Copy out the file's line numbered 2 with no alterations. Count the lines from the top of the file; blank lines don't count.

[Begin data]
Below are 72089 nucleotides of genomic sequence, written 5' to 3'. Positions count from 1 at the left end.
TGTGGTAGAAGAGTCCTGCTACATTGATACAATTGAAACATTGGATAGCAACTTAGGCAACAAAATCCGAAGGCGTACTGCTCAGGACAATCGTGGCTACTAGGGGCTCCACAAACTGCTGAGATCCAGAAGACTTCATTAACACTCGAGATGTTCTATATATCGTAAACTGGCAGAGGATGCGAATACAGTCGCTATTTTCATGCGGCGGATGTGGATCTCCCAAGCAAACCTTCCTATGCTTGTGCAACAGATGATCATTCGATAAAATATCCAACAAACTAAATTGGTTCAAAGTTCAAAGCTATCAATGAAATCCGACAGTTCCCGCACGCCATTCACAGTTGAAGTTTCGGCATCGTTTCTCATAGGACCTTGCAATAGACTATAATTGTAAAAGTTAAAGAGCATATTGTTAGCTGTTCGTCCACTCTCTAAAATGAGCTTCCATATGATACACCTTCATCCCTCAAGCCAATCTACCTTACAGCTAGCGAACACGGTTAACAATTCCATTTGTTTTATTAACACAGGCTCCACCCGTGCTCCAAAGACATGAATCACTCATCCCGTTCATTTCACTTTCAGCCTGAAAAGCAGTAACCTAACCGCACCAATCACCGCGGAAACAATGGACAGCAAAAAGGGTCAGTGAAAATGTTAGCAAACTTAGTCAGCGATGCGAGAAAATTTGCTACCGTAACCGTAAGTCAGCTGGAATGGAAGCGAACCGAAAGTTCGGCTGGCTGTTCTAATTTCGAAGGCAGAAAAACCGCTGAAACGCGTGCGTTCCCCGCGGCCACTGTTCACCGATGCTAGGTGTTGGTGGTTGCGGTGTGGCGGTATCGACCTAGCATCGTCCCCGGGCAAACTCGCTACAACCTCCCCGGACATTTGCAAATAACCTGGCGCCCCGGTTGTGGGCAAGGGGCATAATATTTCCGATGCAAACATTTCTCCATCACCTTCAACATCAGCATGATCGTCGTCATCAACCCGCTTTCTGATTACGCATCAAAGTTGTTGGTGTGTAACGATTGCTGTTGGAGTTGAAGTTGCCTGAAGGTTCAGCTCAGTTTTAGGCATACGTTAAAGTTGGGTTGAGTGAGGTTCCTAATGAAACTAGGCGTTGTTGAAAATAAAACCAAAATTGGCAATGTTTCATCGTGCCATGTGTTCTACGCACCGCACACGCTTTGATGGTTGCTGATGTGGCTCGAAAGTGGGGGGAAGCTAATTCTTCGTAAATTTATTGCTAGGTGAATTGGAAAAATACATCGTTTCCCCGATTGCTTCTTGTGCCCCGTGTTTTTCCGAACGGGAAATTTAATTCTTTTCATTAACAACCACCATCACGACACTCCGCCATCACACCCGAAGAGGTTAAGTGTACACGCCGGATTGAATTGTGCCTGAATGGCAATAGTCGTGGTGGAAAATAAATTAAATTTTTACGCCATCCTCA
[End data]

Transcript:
TGTGGTAGAAGAGTCCTGCTACATTGATACAATTGAAACATTGGATAGCAACTTAGGCAACAAAATCCGAAGGCGTACTGCTCAGGACAATCGTGGCTACTAGGGGCTCCACAAACTGCTGAGATCCAGAAGACTTCATTAACACTCGAGATGTTCTATATATCGTAAACTGGCAGAGGATGCGAATACAGTCGCTATTTTCATGCGGCGGATGTGGATCTCCCAAGCAAACCTTCCTATGCTTGTGCAACAGATGATCATTCGATAAAATATCCAACAAACTAAATTGGTTCAAAGTTCAAAGCTATCAATGAAATCCGACAGTTCCCGCACGCCATTCACAGTTGAAGTTTCGGCATCGTTTCTCATAGGACCTTGCAATAGACTATAATTGTAAAAGTTAAAGAGCATATTGTTAGCTGTTCGTCCACTCTCTAAAATGAGCTTCCATATGATACACCTTCATCCCTCAAGCCAATCTACCTTACAGCTAGCGAACACGGTTAACAATTCCATTTGTTTTATTAACACAGGCTCCACCCGTGCTCCAAAGACATGAATCACTCATCCCGTTCATTTCACTTTCAGCCTGAAAAGCAGTAACCTAACCGCACCAATCACCGCGGAAACAATGGACAGCAAAAAGGGTCAGTGAAAATGTTAGCAAACTTAGTCAGCGATGCGAGAAAATTTGCTACCGTAACCGTAAGTCAGCTGGAATGGAAGCGAACCGAAAGTTCGGCTGGCTGTTCTAATTTCGAAGGCAGAAAAACCGCTGAAACGCGTGCGTTCCCCGCGGCCACTGTTCACCGATGCTAGGTGTTGGTGGTTGCGGTGTGGCGGTATCGACCTAGCATCGTCCCCGGGCAAACTCGCTACAACCTCCCCGGACATTTGCAAATAACCTGGCGCCCCGGTTGTGGGCAAGGGGCATAATATTTCCGATGCAAACATTTCTCCATCACCTTCAACATCAGCATGATCGTCGTCATCAACCCGCTTTCTGATTACGCATCAAAGTTGTTGGTGTGTAACGATTGCTGTTGGAGTTGAAGTTGCCTGAAGGTTCAGCTCAGTTTTAGGCATACGTTAAAGTTGGGTTGAGTGAGGTTCCTAATGAAACTAGGCGTTGTTGAAAATAAAACCAAAATTGGCAATGTTTCATCGTGCCATGTGTTCTACGCACCGCACACGCTTTGATGGTTGCTGATGTGGCTCGAAAGTGGGGGGAAGCTAATTCTTCGTAAATTTATTGCTAGGTGAATTGGAAAAATACATCGTTTCCCCGATTGCTTCTTGTGCCCCGTGTTTTTCCGAACGGGAAATTTAATTCTTTTCATTAACAACCACCATCACGACACTCCGCCATCACACCCGAAGAGGTTAAGTGTACACGCCGGATTGAATTGTGCCTGAATGGCAATAGTCGTGGTGGAAAATAAATTAAATTTTTACGCCATCCTCA